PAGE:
The ingress of moisture into the insulation system and the consequential concentration of chlorides in the insulation enhance the corrosion of insulated parts of the installation. Moisture may even lead to the concentration of corrosive substances from the atmosphere in the insulation system. Therefore consideration must be given to how corrosion of the object can be prevented through appropriate anti-corrosion applications and/or design of the insulation system. Where pipelines are insulated or lagged, such as ammonia and steam lines, the damage of the insulation is certainly a sure event with much more probability. Corrosion under Insulation (CUI) is a multi-billion dollar problem that destroys expensive industrial infrastructure. It is difficult to detect due to the insulation that covers the location of the corrosion or erosion. Corrosion under insulation measurement in process equipment and piping is necessary required to determine corrosion rates, Wall thickness, and remaining life and will be used for Risk Based Inspection (RBI), environmental safety and for insurance purposes. So, there are much more methods to be practicable in this respect but the most probable in this regard will be Computerized reporting, is possible with comparison to previous results for the determination of rate of material loss and the remaining life of the pipeline.
A comprehensive explanation of this technique, also called "Profile Radiography" or "Tangential Radiography" and Wall-thickness measurement of insulated piping is a typical NDT-application in the chemical and petrochemical industry The Radiographic source could be a X-Ray machine or a radioactive isotope. The greatest contrast is usually obtained with X-Rays then Gamma-rays, such as produced by Selenium-75 and Iridium-192.Tangential imaging is normally not carried out with X-rays. Here the parts of radiograph which lie below the tangential location on the pipe only are interpreted. The middle part of the pipe image is ignored. To get the proper image at tangential location, the energy of radiation used must be higher than that used for double wall inspection of the same pipe. This technique requires harder radiation, because the tangential arrangement leads to great materials-thicknesses (and also great changes in materials-thicknesses) to be penetrated by the rays. The whole concept of tangential radiography is to penetrate the sidewall of the pipe so that the thickness is projected on to the imaging material and corrosion can be detected.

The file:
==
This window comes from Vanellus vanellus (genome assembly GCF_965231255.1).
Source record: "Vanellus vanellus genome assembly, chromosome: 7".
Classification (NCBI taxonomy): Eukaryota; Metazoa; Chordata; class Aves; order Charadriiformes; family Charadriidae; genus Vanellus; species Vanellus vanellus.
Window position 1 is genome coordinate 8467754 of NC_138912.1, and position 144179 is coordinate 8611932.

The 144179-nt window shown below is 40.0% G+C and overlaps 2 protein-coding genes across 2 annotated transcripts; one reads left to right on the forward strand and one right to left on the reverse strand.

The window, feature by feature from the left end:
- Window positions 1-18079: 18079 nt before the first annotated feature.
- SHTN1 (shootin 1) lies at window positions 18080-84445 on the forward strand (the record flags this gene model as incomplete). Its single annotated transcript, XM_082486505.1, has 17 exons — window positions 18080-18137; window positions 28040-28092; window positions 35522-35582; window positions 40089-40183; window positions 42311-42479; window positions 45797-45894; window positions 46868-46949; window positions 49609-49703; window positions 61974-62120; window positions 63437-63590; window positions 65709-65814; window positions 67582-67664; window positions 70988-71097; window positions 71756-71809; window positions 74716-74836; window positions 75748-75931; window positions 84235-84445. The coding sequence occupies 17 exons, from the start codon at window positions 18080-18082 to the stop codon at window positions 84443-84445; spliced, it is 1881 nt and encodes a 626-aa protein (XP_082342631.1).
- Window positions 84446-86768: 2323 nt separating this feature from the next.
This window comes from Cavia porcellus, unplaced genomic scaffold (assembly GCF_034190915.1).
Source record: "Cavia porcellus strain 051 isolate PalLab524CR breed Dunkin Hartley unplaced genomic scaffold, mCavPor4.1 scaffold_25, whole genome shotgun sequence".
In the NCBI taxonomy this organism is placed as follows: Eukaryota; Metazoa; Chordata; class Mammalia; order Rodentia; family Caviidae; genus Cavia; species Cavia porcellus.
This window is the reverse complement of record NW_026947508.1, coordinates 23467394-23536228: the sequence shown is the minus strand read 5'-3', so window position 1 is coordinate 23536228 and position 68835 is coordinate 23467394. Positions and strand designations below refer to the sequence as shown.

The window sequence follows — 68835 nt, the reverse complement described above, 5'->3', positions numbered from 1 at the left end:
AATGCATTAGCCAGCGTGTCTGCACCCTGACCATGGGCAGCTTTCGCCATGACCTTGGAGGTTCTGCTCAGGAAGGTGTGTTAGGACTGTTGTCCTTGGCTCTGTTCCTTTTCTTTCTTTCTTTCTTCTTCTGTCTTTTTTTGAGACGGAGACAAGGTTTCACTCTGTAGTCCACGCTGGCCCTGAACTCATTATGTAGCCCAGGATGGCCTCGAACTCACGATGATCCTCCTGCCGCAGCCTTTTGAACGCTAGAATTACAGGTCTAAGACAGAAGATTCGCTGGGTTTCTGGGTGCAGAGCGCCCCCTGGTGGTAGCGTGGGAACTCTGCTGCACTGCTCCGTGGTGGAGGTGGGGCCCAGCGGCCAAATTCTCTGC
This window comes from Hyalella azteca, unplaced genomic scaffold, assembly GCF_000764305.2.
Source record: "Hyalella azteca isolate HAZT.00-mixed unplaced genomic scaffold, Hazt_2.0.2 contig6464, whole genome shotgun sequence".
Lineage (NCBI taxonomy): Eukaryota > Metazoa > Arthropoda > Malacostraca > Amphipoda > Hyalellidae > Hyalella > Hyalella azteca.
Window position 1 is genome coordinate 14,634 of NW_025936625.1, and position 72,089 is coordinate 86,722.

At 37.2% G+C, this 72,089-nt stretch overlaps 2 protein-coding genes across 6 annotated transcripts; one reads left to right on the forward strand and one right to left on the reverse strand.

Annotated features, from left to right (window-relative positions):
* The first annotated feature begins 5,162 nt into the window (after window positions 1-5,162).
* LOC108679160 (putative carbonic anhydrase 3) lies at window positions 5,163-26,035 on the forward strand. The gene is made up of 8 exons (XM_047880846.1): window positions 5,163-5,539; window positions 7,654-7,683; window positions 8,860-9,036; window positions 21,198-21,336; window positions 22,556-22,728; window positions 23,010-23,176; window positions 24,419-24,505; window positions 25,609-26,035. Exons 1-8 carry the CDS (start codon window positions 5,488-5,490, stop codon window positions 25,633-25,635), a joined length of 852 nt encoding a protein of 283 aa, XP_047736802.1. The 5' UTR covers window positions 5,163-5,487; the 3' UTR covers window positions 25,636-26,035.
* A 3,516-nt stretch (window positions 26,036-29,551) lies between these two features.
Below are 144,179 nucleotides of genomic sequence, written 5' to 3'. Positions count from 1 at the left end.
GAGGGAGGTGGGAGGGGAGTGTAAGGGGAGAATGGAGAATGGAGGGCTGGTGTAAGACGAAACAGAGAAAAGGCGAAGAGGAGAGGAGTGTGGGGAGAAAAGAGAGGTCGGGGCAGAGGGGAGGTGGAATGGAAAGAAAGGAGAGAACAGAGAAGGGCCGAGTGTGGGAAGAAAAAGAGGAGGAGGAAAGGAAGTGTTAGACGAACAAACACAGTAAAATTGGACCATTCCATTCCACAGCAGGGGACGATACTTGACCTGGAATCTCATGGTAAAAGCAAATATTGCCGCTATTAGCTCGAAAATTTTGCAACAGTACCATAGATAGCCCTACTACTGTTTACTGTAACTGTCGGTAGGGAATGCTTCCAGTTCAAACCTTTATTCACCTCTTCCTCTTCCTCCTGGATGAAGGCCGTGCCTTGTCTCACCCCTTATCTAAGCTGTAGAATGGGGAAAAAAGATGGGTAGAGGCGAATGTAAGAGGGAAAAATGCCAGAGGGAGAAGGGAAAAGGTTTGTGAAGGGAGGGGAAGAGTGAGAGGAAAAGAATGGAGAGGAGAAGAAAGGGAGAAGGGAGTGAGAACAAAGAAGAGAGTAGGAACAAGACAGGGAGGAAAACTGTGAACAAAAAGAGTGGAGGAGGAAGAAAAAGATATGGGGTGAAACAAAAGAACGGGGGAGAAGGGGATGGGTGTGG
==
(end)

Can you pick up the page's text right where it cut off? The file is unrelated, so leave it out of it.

A suitable source to object distance must be chosen to reduce the geometric unsharpness of the image. The image may be captured on conventional x-ray film which will then be processed in the normal way by developing, fixing and drying and then viewed on a viewer and the dimensions of the image will be measured on the film with the appropriate correction being made for any magnification caused by the object to film distance.
Determination of the wall thickness t by measuring the distance t´ on the film. This way is called "Tangential Radiography" and requires the film to be applied flat (not adapted to the curvature).This causes the limitation of the method. Radiographic wall-thickness measurements of insulated piping in the chemical and petrochemical industry are typically carried out by exposing film-cassettes with Ir 192 as -ray source. The radiographic image of the tube/pipe is then evaluated off-line after the film is developed Film-less Radiography
It can be used with phosphorescent storage imaging plates.
which are then read in a special reader and a digital image captured and displayed on computer monitor where dimensions can be measured with the appropriate software.
New Radiation Image...
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